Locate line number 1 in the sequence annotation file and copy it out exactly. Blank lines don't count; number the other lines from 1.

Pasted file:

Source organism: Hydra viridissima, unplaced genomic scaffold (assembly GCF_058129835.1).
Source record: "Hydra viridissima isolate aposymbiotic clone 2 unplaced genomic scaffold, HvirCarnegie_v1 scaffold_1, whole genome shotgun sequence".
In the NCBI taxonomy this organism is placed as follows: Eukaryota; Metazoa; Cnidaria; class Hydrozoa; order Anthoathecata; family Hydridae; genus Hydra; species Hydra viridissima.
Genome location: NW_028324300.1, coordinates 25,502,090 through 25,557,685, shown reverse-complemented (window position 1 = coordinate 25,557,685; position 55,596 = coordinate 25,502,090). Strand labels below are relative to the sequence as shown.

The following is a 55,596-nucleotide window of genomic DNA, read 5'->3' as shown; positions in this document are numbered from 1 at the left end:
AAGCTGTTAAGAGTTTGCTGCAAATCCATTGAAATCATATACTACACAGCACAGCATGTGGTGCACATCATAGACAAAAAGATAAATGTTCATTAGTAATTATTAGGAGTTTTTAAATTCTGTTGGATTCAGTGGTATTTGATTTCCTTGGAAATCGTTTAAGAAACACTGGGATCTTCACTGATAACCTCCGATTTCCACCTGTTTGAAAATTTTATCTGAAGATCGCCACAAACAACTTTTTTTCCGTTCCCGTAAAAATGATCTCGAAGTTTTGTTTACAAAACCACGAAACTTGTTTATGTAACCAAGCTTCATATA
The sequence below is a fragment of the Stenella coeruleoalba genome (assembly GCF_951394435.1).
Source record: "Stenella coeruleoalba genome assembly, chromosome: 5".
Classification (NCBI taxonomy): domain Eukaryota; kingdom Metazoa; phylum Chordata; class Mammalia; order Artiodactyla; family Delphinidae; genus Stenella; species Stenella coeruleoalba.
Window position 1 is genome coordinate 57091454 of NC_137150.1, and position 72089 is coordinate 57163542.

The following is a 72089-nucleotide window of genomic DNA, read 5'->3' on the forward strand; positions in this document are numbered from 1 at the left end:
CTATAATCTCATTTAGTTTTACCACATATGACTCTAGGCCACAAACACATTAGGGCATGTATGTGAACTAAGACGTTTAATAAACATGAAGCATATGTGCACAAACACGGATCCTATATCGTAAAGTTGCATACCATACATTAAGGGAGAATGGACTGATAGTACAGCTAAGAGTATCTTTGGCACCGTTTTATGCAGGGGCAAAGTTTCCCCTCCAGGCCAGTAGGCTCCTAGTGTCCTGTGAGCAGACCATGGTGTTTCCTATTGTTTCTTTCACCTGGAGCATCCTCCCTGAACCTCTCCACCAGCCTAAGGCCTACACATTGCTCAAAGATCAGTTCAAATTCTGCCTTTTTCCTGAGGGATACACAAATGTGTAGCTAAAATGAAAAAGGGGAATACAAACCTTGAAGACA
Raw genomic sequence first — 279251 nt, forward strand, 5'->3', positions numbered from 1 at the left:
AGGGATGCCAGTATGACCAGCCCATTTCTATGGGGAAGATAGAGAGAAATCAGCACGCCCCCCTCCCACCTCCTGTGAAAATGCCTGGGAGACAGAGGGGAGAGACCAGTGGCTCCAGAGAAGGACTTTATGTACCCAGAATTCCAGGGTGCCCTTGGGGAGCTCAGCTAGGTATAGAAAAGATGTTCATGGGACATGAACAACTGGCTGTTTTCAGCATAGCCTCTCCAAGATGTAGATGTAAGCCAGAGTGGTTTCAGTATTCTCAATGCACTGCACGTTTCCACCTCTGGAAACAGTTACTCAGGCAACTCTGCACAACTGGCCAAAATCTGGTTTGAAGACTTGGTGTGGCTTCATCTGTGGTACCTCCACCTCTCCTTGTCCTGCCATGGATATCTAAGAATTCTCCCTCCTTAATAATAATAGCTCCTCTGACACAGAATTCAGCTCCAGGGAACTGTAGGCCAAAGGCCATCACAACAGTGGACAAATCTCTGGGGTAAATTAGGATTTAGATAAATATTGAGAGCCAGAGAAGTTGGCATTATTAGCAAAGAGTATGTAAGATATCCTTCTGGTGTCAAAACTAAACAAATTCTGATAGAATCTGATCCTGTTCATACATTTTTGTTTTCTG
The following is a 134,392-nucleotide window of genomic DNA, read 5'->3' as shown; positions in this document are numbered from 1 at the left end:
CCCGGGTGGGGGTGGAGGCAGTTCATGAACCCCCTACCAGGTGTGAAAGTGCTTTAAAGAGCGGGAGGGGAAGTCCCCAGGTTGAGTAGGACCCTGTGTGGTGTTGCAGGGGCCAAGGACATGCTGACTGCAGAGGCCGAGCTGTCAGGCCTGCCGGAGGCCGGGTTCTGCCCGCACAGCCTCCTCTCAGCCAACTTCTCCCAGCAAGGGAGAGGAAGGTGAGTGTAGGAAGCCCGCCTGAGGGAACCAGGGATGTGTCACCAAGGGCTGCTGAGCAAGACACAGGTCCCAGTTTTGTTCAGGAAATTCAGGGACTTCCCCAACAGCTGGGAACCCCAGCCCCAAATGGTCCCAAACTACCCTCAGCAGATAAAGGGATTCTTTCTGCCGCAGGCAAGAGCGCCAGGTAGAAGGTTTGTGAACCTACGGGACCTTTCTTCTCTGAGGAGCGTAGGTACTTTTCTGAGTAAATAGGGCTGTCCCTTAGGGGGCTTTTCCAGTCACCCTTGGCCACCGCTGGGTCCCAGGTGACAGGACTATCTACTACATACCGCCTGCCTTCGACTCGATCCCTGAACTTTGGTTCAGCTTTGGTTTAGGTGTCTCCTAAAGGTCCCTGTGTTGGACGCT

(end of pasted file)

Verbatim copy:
Source organism: Hydra viridissima, unplaced genomic scaffold (assembly GCF_058129835.1).